Different forms of electronic writing have participated “in the restructuring of our whole economy of writing (Bolter, p. 23).” Even as early as 1983, Compaine predicted that in respect to electronic texts, “many adults would today recoil in horror at the thought of losing the feel and portability of printed volumes . . . print is no longer the only rooster in the barnyard (p. 132).” Looking at present day and into the future, the computer continues to reshape and challenge the traditional form of the printed book: “our culture is using the computer to refashion the printed book, which, as the most recent dominant technology, is the one most open to challenge (Bolter, p. 23).” The World Wide Web and most recently the advent of web 2.0 have challenged traditional writing media and the way in which we create electronic media. Word processors have become one tool in an arsenal of programs developed for electronic publishing (such as Dreamweaver for web development, PowerPoint for presentations, iMovie and Movie Maker, and Adobe Flash for animations). As such, literacy still includes traditional texts, but much has been added with digital literacy. Books, magazines, newspapers, academic journals, etc. predominately written using a word processor (or another desktop publishing software), in their traditional form will not be replaced in the near future, but they have certainly had to give up much of their dominance to non-traditional, electronic, writing spaces.



Barbara R. Bergmann (1982, May 30). A Threat Ahead From Word Processor. The New York Times. p. F3.

Beck, N., & Fetherston, T. (2003). The effects of incorporating a word processor into a year three writing program. Information Technology in Childhood Education Annual, 2003 (1), 139 – 161.  Retrieved January 15, 2009, from

Bencivenga, Jim (1980, March 28). Word processors faster than dictation. The Christian Science Monitor. p. 11.

Bolter, Jay David. (2001). Writing space: Computers, hypertext, and the remediation of print [2nd edition]. Mahwah, NJ: Lawrence Erlbaum.

Compaine, Benjamin, M. (1983). The New Literacy. Daedalus, 112(1), pp. 129-142.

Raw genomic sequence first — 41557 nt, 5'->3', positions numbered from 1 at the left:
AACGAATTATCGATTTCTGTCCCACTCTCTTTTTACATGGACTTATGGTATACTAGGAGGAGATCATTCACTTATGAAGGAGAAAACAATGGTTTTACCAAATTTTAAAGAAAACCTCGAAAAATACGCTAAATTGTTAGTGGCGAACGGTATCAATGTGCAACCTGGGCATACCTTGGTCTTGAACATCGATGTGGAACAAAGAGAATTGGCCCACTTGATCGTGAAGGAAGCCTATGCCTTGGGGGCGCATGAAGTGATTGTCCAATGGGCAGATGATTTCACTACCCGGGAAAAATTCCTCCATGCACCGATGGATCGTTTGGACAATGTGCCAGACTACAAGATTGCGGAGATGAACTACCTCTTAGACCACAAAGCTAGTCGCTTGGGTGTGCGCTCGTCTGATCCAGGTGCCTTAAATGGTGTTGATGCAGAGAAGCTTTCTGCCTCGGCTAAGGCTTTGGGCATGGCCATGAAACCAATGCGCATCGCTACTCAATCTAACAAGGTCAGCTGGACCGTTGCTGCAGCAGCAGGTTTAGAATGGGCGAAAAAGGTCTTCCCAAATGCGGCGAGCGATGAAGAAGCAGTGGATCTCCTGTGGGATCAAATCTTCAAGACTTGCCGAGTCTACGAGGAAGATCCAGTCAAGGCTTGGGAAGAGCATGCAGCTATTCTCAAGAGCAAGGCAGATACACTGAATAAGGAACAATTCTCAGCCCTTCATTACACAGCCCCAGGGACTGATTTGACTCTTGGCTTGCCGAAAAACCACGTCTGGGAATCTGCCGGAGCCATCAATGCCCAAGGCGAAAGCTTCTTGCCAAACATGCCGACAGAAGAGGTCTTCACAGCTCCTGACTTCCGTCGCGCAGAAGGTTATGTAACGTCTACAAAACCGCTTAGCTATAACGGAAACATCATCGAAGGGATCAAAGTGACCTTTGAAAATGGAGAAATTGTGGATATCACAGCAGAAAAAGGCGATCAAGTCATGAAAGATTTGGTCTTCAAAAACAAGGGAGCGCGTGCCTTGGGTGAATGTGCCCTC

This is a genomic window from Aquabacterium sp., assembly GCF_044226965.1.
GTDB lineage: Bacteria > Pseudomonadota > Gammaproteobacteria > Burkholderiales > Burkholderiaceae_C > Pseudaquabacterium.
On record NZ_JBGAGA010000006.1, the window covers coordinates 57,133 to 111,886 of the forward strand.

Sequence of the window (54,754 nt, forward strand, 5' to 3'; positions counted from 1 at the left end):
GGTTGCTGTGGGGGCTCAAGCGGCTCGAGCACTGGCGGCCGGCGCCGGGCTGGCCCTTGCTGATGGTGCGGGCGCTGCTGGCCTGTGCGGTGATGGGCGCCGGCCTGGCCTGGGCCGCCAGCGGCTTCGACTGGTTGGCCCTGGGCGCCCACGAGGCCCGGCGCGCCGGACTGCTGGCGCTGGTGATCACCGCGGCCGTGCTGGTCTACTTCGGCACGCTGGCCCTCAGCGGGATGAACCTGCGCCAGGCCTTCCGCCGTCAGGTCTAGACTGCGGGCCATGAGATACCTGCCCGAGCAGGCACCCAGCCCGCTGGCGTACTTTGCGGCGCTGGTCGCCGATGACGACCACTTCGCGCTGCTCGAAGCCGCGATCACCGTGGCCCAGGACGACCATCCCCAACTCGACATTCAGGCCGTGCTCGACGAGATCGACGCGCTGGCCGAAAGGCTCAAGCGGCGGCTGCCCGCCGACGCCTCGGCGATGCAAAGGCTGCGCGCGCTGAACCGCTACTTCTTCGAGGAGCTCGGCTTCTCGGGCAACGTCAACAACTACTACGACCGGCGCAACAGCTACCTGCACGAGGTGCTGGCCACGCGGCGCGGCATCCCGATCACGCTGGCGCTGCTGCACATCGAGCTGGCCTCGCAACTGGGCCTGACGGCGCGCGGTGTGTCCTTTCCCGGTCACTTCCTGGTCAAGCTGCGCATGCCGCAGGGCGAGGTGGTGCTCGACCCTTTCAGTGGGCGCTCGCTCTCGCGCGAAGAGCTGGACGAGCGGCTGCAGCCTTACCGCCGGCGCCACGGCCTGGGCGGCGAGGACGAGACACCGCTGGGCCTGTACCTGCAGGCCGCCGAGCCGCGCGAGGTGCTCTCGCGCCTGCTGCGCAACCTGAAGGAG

Goldberg, A., Russell, M., & Cook, A. (2003). The effect of computers on student writing: A meta- analysis of studies from 1992 to 2002. Journal of Technology, Learning, and Assessment, 2(1). Retrieved November 7, 2009, from

Johnson, Sharon. (1981, October 11). Word Processors Spell Out A New Role for Clerical Staff. New York Times, p. SM28.

Kunde, Brian. (1986). A Brief History of Word Processing (Through 1986). Fleabonnet Press. Retrieved November 7, 2009 from

Ong, Walter, J. (1982). Orality and Literacy: The Technologizing of the Word. London and New York: Methuen.

Truman, Ron. (1983, November 24). Word processors prove boon in making youngsters literate. The Globe and Mail. p. CL.14.

November 8, 2009   1 Comment

The school library and the breakout of the visual

In Chapter 4 of his book, Writing space: Computers, hypertext, and the remediation of print, Jay David Bolter (2001) discusses the rise of the visual and its impact on text.  As a Teacher-Librarian the rise of the visual in our culture is particular interest to me.  As our post-print generation moves through the education system we are being challenged to redefine the nature of libraries and their role in education.  In this commentary I view Bolter’s work through the lens of my profession.


Of immediate interest in Bolter’s work is the notion that images on the World Wide Web dominate but images on the printed page are contained by the text that surrounds them.  There is an element of control in print culture that is not evident in web-based applications.  Specifically mentioned is the way that professional journals and other scholarly texts surround the images they permit and supervise the reading of the image.


Bolter points out that even when images dominate in scholarly text there is little doubt that the text is in a position of control.  He refers to this use of image as “textural”.  This notion gives rise to the question of whether images in web-based works don’t often provide this same function.  When I think of the way that I, my colleagues and my students use images in the products of our learning it seems that they often serve to give texture to the work.  Images are frequently included after text is written or are accompanied by explanatory text.  This may indicate that our use of image is still in its infancy to some extent.  Are those of us born of a predominantly print-based culture slow to learn how to harness the power of the visual?